# Bi and B2 Belong to Different Users

Recall that each Bloom filter is initialized with a random seed chosen uniformly at random from {0, l}^{64}. Therefore, if B_{i} and B_{2} pertain to different users, then it is highly likely that they are initialized with different random seeds. This means that the false positives generated by each filter are highly likely to correspond to different addresses. Moreover, since different users will have different Bitcoin addresses, B_{i }and B_{2} will contain different elements. Therefore, *B _{i}* П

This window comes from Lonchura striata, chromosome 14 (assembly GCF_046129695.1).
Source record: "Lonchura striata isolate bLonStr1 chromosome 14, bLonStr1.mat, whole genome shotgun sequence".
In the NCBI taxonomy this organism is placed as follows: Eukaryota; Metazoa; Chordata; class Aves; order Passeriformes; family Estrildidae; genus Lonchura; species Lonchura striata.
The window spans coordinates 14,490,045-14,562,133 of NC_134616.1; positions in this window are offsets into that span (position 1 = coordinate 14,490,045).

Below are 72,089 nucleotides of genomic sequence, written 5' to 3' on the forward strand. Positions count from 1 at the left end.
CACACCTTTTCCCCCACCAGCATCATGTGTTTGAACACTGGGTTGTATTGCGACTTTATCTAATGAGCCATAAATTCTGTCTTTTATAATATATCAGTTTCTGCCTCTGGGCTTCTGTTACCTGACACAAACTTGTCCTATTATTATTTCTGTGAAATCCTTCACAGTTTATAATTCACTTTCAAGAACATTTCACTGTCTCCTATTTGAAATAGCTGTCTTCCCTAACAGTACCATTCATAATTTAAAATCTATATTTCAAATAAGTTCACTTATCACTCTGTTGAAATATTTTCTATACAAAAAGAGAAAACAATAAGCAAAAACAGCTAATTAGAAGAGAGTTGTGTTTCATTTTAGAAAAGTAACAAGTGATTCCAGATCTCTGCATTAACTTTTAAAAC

*B*is likely to comprise only few addresses, if any. Notably, when B

_{2}_{i}and B

_{2}pertain to different users, then

*B* nB_{2} can be computed as follows:

where *N _{1}* corresponds to the number of elements inserted in

*B*[Bi n B

_{1}. E_{2}] is the expected number of elements that match B

_{2}and B

_{1}. The number of elements in B that match B

_{2}is given by

*Pf*(m

_{2})B. Then, E[B

_{1}n B

_{2}] can be computed by assuming a binomial distribution with success probability Pf (m

_{2}) and with Pf (m

_{2})B number of trials.

Note that the adversary can compute m_{1} (using (6.4)); if m_{1} > B_{1} n B_{2}, then this offers a clear distinguisher for the adversary that the two acquired Bloom filters B_{1} and B_{2} pertain to different user wallets.